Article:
Guide to Roofing Materials: Testing Durability

Metal Roofing: Durability Meter = Very Good!

Believe it or not, metal is fast becoming a favorite roofing material across the country. Innovative alloys, steel, and coatings make metal roofing panels more durable and longer lasting than the typical shakes and shingles.  Many residential homeowners used to be hesitant about installing metal roofing because of the misconception that the material is suited only for commercial establishments. Today, however, metal roofs come in many different colors, styles, and textures—some even mimicking the look of beautiful slate and asphalt shingle roofing. They also use a coated steel substrate to reduce, if not completely eliminate, worries about rust and corrosion.

Typical metal roofs can last anywhere between 40 to 70 years. By committing yourself to proper roof maintenance, however, they can last even longer. Maintenance measures include regularly checking for fastener and sealant issues and distressed panels as well as keeping gutters clog-free all the time.

Guide to Roofing Materials: Testing Durability

Clay Tiles: Durability Meter = Excellent!

Tiles not made from composites or metal are usually clay-based. Although much heavier than other materials, clay tiles exhibit superior durability and strength, making them a perfect option for areas usually hit with strong storms. Thanks to their pulverized clay composition, these tiles can stand up to even the harshest conditions. Clay tiles last way longer than other materials, being able to protect a home for 50 to 100 years. They are also eco-friendly and require little maintenance, which explains why many homeowners choose this material. You can even extend the life of clay tiles by replacing broken tiles immediately, not walking on them, and buffing off efflorescence with a clean towel from time to time.   

Guide to Roofing Materials: Testing Durability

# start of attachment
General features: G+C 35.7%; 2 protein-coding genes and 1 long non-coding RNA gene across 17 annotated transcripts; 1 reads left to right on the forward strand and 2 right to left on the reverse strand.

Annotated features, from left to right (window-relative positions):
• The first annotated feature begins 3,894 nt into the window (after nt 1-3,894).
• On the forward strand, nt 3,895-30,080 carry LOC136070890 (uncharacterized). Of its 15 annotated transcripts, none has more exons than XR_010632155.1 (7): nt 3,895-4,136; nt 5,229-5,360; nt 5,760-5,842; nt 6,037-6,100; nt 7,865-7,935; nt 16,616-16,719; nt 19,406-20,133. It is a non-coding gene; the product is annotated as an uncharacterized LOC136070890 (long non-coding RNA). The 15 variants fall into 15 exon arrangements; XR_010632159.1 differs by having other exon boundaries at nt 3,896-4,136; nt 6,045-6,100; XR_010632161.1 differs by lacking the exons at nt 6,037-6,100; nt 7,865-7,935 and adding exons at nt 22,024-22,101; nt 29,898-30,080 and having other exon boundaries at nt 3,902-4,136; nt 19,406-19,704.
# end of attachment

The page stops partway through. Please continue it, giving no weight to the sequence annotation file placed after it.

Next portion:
Slate Roofing: Durability Meter = Excellent!

Since it’s made of real stone, a slate is by far the most durable and long-lasting type of roofing material—it’s even tagged as virtually indestructible due to the unmatched strength and durability it provides. It can last for up to 100 years or more. As with clay tiles, though, slate roofing can be heavy, and your framing might need to be engineered to support this roofing style. Slate roofs are low-maintenance as well; the only maintenance they need is replacing broken tiles, checking the placement of flashings, and replacing flashings that have turned black.

Knowing what’s available and familiarizing yourself with their qualities is your first step toward making the right roofing choice. To give you more confidence in making a decision, you can always seek the help of a trusted local roofing contractor for expert recommendations.

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Author Bio:

Bob Dresback is professional roofer based in Minneapolis and the owner of Garlock-French Corporation. A true-blue construction enthusiast, he is very passionate about what he does and loves to share his experiences to other people. Read more about him by liking his Facebook page or subscribing to his company’s blog.